8 Tips for Submitting to Nucleus
1. Proofread your content
We proofread your content too, but to make sure you are sending us top-quality content it is always best to proofread and edit your submissions.
If possible, have someone else review it too. There are heaps of great tools to make this easier, including Grammarly, and Hemingway. Both of these web apps that will highlight spelling, grammatical issues, and give you tips to make your writing more engaging for the Nucleus readers. The best thing about those apps? They’re free!
2. Write what you know
The best writing you produce will be when you are passionate.
Whether that is current events around the university, what you are currently studying, or a hobby you think other students may share. While the editorial team can help you find a topic to write about, it will always be easier to write about something you love. Have an idea you are passionate about but not sure it fits within the Nucleus? Email us, tell us what you are working on, and we can help you find an angle that will interest other students.
3. Don’t be afraid to submit
“If I waited for perfection… I would never write a word.”
Don’t be afraid to send us your work.
As terrifying as it can be to bear your soul to the entire student body in your writing, knowing your work is out there and being read by your fellow students is a great payoff for all the fear. We are all students, and we all know how intimidating it can be to submit something, especially pieces that reflect your true feelings. And because of this, we as editors promise not to judge you, or your submission. We’ll only ever give you honest, truthful and constructive feedback, and we do our absolute best to stay objective.
4. Don’t be afraid to submit (again).
So your last submission didn’t get published; that happens sometimes.
Sometimes a piece does not fit with the theme, or it isn’t appropriate, or something topical and timely needs to take its place. This is not a reflection of you or your writing skills. There is only so much content the editors can fit into a single edition, and while we do our best to include everyone, this is not always possible. If you submit, and it doesn’t get published, don’t be afraid to submit it again, or a submit a new piece. Don’t be afraid to ask the editors for advice or feedback on how you can edit or improve your submission to increase the chances of getting it published in the Nucleus.
5. Stick to the word counts (as much as you can).
In the submission guide (and updated from time to time) is a quick guide on how many words your articles should be.
As a rough guide, we ask for submissions to be between 400 and 900 words. Longer submissions, if they are particularly relevant to students, may be included occasionally, and shorter submissions will be accepted (though sometimes these are best directed as letters to the editors). The closer you are to the required word count, the more likely we will be able to include your article in the edition you have submitted to.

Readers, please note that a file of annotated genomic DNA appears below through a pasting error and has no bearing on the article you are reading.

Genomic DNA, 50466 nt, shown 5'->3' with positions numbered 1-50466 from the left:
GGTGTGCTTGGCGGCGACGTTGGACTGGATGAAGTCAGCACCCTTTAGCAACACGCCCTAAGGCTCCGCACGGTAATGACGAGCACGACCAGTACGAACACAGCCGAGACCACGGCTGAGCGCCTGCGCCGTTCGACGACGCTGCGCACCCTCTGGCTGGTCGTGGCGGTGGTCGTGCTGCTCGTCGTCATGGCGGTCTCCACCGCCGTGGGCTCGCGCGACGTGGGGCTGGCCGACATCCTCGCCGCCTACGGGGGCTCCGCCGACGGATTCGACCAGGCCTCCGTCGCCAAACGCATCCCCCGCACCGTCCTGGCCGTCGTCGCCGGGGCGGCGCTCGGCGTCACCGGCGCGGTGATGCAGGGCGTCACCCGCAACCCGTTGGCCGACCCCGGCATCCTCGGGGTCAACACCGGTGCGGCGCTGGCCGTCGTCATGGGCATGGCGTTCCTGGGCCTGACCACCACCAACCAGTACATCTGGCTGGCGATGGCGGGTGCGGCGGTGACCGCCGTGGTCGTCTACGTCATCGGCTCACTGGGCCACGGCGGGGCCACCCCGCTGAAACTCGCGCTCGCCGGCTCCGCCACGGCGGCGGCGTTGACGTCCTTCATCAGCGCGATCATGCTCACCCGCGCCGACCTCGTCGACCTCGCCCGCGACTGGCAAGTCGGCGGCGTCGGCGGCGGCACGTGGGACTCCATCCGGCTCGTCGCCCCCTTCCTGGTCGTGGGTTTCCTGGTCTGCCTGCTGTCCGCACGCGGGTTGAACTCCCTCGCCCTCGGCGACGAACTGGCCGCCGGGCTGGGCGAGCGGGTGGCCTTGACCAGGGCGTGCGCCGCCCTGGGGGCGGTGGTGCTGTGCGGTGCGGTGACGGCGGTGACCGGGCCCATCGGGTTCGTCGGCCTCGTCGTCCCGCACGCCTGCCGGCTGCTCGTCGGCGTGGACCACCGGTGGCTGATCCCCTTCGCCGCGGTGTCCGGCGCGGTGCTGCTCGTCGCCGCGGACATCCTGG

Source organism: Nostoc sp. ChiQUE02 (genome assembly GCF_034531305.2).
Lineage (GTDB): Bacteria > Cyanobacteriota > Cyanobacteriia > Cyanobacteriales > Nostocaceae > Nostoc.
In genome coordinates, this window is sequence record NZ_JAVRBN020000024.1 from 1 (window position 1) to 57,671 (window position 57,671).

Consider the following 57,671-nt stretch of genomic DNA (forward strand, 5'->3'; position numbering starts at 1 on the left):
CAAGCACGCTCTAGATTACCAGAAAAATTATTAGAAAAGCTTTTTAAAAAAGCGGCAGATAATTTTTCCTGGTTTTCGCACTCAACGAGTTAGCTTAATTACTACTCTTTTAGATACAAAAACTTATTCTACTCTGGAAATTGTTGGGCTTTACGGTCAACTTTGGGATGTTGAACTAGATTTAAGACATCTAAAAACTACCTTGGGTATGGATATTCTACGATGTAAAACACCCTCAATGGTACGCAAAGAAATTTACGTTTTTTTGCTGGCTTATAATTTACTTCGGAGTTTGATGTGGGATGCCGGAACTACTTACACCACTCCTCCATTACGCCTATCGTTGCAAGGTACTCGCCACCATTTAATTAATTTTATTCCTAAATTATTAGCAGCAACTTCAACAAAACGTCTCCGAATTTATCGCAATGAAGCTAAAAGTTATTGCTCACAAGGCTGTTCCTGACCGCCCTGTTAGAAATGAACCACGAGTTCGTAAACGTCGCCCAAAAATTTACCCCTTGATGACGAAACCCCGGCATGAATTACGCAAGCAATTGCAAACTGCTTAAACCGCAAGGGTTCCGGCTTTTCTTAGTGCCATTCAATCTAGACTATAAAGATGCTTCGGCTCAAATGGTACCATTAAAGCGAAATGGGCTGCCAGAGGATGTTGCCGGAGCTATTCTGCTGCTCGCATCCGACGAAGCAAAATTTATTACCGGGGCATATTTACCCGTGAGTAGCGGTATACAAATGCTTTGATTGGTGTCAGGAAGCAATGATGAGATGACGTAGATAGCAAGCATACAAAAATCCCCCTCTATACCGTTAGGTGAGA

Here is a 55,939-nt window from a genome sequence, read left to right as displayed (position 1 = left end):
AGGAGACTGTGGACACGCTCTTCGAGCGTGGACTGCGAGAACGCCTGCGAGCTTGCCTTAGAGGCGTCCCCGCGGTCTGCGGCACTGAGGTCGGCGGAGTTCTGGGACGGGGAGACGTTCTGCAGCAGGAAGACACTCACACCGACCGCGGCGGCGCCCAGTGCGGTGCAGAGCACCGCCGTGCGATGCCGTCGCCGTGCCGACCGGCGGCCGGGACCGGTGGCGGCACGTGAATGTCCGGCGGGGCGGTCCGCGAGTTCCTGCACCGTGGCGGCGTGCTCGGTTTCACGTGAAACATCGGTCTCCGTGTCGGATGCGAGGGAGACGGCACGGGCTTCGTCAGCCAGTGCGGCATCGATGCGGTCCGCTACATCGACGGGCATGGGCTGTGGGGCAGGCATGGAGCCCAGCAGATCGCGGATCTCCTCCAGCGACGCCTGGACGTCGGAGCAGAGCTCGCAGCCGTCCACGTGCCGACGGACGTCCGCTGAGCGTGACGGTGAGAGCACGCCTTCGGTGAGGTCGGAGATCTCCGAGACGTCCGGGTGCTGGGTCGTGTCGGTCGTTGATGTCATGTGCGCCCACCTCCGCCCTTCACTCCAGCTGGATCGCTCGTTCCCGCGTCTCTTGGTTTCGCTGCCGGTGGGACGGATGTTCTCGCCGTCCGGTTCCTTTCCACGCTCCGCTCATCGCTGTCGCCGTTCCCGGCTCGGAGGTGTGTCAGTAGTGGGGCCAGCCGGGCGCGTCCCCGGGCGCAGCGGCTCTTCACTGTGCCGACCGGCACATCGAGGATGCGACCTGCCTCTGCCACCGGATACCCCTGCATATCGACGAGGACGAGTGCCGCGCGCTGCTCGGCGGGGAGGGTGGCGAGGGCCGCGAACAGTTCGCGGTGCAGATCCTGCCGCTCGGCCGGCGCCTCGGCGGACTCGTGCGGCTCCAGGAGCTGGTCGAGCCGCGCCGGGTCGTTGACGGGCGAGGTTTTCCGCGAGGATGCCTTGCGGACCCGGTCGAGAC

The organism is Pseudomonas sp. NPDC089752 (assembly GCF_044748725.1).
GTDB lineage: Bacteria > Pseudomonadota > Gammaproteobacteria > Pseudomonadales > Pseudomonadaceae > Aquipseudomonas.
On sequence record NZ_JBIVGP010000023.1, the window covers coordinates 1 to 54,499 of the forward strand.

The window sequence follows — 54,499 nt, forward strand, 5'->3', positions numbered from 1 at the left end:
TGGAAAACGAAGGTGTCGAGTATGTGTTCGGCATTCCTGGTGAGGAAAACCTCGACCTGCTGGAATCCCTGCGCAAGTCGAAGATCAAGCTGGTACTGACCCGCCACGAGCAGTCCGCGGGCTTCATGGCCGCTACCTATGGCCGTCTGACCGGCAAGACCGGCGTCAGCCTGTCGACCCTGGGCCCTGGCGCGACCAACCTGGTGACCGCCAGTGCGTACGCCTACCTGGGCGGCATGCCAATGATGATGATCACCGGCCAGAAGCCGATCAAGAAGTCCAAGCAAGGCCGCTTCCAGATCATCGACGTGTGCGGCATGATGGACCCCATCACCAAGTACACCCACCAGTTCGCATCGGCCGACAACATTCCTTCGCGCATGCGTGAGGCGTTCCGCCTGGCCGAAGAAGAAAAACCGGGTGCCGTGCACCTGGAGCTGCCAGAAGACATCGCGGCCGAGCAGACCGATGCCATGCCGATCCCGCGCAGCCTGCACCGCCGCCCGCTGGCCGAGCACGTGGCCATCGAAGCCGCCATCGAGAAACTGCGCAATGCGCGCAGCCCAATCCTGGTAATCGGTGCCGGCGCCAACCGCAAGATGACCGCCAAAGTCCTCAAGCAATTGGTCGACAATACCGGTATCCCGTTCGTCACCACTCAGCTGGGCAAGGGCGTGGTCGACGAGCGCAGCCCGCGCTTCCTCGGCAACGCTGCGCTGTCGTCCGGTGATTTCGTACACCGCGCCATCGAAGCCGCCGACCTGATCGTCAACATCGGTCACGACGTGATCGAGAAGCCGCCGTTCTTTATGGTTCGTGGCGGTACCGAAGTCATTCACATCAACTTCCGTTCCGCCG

6. Keep it Relevant
Keep your submission relevant to the theme, and to your fellow students.
As Nucleus is a magazine for students, by students, your submission will need to be something that students want to read. This sounds a little restrictive, we know, but remember just how diverse the students of the University of New England (and their interests) are, and it’s not really a restriction at all. Again, if you are unsure whether students will be interested, you can always email the editors.
7. Sign up to the contributors mailing list
All editions have a submission deadline, and because we need to get the edition edited, designed and printed, these deadlines are not very flexible.
If you are thinking of contributing, we have a mailing list you can sign up for here. If you sign up, we’ll send you emails to remind you of the next editions submission deadlines. We’ll even send a few tips and more information about the edition theme. Of course, if you get tired of our emails, you can unsubscribe at any time.
8. Keep in touch with the editors
Follow Nucleus on facebook; join the mailing list; send us emails; drop in and visit us at the Student Media Hub; send us an anonymous message through the website (where you can leave the email box blank and enter a pseudonym); say “Hi!” when you see us around campus, in town, or ordering pizza on a Monday night because we are trying to finish assignments and finding any sort of nutritious food is just too difficult.
We are students, just like you—so don’t be scared to tell us exactly what you think. We want this to be your magazine; we want to know when you think we are wrong; we want to hear what we can do to improve your magazine! In fact, up until the 11th of August, there is a survey running where you can anonymously send us your true feelings. The highlights of the survey results will be included in the next edition, and even after the survey closes, you can send us your thoughts at any time.